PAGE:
Several gadgets against a purple background

Book review: ‘Nostalgia Nerd's Gadgets, Gizmos & Gimmicks’ by Peter Leigh

Image credit: Foto 173421454 © Aleksandr Grechanyuk |

From the Teasmade to the TomTom, gadgets have gone from revolutionary ‘must-haves’ to nostalgic museum pieces, providing a glimpse into the evolution of the modern world.

Most of modern history can be defined by gadgets. From the Walkmans of the ‘80s and the Game Boys of the ‘90s to the iPhones of the 2010s, there is no decade in the 20th and 21st centuries that has not been accompanied by a shiny new personal technology product that was sure to change the world.  

For a moment, some of them did. Others, less so; but all of them together can conjure up quite a picture – or a book full of them. 

In ‘Nostalgia Nerd's Gadgets, Gizmos & Gimmicks: A Potted History of Personal Tech’ (Octopus Publishing Group, £16.99, ISBN 9781781578582), Peter Leigh – also known for his Youtube alter-ego, Nostalgia Nerd – takes an irreverent, self-reflective and informative approach to the history of personal tech.

Beginning in 1938, with the first automatic teapot (which also worked as an alarm clock) and through to the 2021 Oculus Quest 2 VR headset, Leigh serves as a cheeky companion to the evolution of technology, providing an informed (but not exhaustive), analysis on why some pieces have become imprinted in the collective memory, while others have been long forgotten.

The book takes us back to the times when the Nokia 8110 was considered futuristic enough to be featured in 'The Matrix' (albeit a modified version), the Casio C-80 was advertised as “the watch that replaces everything” and the name Tomy Dingbot rang more bells than that of WALL-E. And let’s not forget those periods when the Motorola MicroTAC was considered the least brick-like mobile phone in the market and using laser pointers was getting people arrested.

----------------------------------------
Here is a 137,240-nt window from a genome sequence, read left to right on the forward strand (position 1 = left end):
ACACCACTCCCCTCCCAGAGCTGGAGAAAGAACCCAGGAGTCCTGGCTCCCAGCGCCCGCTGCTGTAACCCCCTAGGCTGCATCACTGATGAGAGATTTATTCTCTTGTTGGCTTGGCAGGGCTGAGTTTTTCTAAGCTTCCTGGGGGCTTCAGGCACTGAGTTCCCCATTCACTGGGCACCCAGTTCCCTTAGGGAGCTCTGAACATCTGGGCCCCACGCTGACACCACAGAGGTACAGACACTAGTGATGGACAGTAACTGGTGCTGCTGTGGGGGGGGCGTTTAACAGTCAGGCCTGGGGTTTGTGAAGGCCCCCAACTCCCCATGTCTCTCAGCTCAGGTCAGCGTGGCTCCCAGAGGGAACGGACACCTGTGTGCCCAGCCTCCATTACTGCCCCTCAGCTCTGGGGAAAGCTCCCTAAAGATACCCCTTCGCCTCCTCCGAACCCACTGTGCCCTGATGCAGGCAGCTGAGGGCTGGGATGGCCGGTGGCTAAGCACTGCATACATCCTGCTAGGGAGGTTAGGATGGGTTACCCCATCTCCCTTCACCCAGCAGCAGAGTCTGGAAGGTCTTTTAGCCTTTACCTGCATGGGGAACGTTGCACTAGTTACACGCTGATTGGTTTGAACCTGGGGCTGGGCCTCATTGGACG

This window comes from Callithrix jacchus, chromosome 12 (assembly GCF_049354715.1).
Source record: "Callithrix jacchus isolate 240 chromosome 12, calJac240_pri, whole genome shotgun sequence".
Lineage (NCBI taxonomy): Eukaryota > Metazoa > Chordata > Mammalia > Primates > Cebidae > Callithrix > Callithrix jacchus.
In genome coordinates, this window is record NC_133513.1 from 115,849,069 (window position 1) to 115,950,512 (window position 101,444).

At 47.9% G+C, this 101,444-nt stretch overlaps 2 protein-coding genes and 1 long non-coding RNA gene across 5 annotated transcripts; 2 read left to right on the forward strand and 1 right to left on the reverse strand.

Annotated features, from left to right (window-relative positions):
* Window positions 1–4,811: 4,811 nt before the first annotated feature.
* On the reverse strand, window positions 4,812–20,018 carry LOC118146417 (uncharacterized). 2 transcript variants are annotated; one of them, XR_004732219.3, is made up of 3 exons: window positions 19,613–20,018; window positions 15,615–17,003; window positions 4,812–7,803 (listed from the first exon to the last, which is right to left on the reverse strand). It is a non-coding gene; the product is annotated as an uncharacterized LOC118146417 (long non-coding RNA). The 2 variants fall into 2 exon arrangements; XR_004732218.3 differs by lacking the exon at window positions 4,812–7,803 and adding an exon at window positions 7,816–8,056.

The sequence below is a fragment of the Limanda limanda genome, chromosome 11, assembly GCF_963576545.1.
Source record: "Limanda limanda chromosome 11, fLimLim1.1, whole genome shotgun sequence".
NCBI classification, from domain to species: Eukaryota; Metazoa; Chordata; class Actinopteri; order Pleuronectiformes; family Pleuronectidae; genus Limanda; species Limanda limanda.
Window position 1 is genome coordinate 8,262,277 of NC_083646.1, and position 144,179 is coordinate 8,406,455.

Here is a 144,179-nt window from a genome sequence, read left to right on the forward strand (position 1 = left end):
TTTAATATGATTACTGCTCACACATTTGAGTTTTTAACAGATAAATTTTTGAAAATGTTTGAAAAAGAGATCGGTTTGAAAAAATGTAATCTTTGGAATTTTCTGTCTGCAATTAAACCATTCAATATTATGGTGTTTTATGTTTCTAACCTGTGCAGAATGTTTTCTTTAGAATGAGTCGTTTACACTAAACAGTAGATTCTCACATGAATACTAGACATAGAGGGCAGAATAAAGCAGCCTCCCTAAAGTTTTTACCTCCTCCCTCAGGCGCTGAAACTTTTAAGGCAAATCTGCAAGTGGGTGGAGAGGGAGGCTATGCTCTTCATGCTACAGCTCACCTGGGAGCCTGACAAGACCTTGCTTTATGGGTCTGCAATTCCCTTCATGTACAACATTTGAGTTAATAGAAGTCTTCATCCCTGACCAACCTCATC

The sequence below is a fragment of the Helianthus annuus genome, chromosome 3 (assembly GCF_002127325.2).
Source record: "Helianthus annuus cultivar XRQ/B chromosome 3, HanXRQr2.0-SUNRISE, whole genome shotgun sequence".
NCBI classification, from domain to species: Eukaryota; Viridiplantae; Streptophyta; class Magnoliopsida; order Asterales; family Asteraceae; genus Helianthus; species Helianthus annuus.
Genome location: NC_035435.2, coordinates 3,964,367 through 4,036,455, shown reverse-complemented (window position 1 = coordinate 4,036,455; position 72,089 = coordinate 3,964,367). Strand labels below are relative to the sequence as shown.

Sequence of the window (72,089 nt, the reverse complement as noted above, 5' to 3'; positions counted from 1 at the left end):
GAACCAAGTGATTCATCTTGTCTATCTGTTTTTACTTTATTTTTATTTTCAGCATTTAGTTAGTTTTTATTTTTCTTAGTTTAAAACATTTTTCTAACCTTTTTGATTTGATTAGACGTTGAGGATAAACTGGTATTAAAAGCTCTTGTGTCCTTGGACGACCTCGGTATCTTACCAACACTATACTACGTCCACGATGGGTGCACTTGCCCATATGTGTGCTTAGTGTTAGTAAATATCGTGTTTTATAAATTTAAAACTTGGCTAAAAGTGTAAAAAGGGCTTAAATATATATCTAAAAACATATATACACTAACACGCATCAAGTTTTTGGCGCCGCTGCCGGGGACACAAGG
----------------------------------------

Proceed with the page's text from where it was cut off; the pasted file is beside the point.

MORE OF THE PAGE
Feel old yet? The generation that is currently joining the workforce has probably never seen any of these gadgets used in real-life – and beyond their cameos on shows like 'Stranger Things'but they would surely have a laugh reading about the ten different devices that have now been combined to fit in one pocket. 

As a self-described “aficionado” of retro technology, Leigh carefully balances the technical with the humorous, to provide an entertaining run-through that could have otherwise fallen into the trap of becoming a never-ending catalogue of outdated technology. 

Interweaving personal memories with market analysis and technical descriptions, the author is able to distinguish the products that became ‘iconic’ to their time, whether that would be for their innovative approach, their attractive design or the absolute randomness of their existence in the first place. After all, not all that is useful is fun, and even the most innovative product, if inaccessible, could become a mere piece of décor in the hands of disappointed users.

This book presents itself like a walk through memory lane, and it’s sure to stir some long-forgotten memories, provoke more than a few chuckles and, perhaps, leave the reader with a little more knowledge on how consumer technology came to be. 

And perhaps one day, when that old gimmick that has been accumulating dust in a drawer for decades becomes, once again, cool – as was the case quite recently with Polaroid cameras – this book could bridge the gap between the nostalgic nerds and the trendy Gen Zers, reminding all of a time when mobile phones couldn’t just do it all.  

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